Transitivity in Arapaho: A construction grammar approach

Hartwell S. Francis
Dept. of Linguistics, University of Colorado at Boulder
July, 2006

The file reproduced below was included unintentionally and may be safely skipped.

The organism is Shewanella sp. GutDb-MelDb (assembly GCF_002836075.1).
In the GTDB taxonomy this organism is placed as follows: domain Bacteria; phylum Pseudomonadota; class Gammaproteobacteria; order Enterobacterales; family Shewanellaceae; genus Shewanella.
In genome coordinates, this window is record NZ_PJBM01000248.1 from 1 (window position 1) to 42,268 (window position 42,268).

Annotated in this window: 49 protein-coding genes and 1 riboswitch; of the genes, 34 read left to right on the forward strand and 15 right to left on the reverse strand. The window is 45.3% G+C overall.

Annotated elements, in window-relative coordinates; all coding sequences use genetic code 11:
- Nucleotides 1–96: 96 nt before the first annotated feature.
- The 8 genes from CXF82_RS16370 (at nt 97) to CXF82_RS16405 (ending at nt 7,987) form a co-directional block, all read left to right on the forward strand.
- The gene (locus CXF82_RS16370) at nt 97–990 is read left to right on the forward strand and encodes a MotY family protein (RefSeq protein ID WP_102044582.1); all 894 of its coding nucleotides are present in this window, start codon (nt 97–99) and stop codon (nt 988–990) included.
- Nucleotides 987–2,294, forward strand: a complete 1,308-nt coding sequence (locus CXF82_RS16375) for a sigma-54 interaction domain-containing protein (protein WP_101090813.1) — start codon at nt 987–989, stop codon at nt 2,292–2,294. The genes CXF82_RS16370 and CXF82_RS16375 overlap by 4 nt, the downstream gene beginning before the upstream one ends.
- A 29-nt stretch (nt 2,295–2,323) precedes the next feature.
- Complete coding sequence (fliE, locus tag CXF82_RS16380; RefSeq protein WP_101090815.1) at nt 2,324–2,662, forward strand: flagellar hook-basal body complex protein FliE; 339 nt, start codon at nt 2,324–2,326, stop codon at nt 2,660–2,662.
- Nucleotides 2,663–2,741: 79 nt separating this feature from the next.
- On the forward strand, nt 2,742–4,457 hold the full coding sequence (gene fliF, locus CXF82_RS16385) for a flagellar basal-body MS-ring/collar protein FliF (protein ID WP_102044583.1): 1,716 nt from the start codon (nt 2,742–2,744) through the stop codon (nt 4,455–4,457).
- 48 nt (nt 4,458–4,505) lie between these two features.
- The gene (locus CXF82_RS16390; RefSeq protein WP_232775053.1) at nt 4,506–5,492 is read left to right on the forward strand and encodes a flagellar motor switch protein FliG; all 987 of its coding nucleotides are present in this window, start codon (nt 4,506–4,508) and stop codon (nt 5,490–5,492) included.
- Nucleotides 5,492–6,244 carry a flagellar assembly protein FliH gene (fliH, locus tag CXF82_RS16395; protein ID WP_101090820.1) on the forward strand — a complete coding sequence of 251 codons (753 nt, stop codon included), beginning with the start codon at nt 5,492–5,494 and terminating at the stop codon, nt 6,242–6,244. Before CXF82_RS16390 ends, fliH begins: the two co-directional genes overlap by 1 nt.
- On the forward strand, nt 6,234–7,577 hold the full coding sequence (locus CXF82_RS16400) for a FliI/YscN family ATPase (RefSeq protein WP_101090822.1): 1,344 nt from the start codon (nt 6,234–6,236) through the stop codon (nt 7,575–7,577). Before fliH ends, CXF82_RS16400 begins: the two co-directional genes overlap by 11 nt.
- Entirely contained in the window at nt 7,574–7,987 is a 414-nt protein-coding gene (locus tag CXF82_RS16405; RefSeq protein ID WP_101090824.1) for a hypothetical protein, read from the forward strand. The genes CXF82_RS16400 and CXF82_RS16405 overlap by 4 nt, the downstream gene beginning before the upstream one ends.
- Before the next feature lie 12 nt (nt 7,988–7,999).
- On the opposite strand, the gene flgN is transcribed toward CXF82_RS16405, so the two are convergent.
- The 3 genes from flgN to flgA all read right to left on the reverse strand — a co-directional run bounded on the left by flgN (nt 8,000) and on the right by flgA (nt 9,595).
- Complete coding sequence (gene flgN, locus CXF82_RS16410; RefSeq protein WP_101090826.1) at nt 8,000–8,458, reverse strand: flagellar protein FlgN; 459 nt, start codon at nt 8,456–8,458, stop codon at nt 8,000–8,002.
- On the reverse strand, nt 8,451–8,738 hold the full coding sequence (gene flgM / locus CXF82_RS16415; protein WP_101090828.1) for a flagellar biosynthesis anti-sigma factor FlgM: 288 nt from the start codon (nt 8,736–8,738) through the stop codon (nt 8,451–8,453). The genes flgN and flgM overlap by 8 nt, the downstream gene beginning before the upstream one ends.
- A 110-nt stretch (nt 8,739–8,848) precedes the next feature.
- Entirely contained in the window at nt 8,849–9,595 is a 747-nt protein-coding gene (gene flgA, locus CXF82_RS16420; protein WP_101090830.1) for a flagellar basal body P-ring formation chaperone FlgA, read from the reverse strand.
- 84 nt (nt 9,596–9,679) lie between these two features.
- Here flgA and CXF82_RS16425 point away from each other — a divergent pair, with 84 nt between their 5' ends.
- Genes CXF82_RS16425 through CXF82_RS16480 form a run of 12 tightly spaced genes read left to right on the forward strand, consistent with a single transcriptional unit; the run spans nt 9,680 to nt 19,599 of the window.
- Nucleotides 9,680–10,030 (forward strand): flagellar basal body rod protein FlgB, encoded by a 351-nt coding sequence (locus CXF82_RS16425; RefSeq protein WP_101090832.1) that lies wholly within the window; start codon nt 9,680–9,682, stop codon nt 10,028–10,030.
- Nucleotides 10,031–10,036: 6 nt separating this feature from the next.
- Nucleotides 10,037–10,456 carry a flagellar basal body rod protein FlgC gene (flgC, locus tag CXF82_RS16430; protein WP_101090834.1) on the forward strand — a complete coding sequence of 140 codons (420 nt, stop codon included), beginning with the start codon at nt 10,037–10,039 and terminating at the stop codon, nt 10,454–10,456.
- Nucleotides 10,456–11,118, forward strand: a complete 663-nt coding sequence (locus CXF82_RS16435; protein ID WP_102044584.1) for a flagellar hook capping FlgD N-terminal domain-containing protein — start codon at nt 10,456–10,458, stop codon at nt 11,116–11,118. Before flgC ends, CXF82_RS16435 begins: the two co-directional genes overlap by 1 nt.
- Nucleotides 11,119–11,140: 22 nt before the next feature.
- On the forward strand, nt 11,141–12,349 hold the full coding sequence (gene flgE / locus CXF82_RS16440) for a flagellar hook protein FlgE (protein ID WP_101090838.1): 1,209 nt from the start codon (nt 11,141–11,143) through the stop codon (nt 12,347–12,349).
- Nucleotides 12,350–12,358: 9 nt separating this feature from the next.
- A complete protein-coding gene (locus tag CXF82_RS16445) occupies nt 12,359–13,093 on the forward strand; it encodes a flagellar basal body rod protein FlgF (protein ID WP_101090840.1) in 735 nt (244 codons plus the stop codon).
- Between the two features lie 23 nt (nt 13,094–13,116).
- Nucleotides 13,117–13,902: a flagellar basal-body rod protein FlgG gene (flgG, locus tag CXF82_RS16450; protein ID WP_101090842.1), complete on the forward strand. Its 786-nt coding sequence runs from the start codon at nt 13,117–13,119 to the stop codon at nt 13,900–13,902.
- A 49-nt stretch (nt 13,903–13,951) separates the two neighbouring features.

In this dissertation, I examine the transitive constructions of the Arapaho language, a Plains Algonquian language spoken by the Northern Arapaho of central Wyoming. Because Arapaho exploits intransitively inflected verbs for semantically transitive situations, the language presents a unique perspective on transitivity as a linguistic notion. I define transitivity as a conceptual space which includes all relationships between two or more entities. The infinitely varied relationships between entities are expressed in languages through means of a handful of morphosyntactic constructions that define areas of the transitive conceptual space. I assume that basic constructions are used to express humanly relevant scenes or conceptual archetypes and that the meaning of these basic constructions is extended in motivated ways to cover all relationships between two or more entities. Constructions encode differences in verbal Aktionsart, in semantic role configurations, in argument information status, and in modality. Because the extension of the meaning of a construction is motivated, but not predictable, the range of function of transitive constructions across languages will always differ. While the unit of analysis within and across languages is the construction, constructions are language-dependent. Cross-linguistic comparison is comparison of construction functions and depends on knowing the functional range of language-dependent constructions. I show that transitive constructions in Arapaho encode differences in verbal Aktionsart, in argument information status, in argument semantics, and in modality. Transitive constructions in Arapaho have semantic and pragmatic functions beyond encoding semantic role configurations (e.g., agent-patient), and an understanding of these functions is a necessary prerequisite to comparing Arapaho transitive constructions to transitive constructions in other languages.